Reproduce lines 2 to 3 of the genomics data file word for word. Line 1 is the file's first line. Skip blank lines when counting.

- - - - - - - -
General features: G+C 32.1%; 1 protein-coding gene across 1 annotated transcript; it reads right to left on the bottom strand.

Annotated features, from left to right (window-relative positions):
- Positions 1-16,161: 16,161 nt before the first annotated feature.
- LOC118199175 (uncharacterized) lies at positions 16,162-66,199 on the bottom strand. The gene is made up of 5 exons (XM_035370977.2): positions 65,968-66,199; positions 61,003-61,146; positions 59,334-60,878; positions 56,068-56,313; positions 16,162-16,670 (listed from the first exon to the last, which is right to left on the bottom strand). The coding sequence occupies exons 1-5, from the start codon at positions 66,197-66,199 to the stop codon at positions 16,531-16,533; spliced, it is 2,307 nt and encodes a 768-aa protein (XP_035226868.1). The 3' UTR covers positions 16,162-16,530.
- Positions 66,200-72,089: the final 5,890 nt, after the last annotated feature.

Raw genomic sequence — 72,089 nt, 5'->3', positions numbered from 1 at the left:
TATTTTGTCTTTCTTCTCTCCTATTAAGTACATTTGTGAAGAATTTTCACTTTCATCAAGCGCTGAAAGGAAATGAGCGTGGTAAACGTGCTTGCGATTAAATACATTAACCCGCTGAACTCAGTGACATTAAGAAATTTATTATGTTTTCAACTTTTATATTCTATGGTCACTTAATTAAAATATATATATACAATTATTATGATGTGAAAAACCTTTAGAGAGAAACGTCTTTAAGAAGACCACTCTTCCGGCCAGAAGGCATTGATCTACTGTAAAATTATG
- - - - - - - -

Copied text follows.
Annotated features, from left to right (window-relative positions):
- Positions 1-16,161: 16,161 nt before the first annotated feature.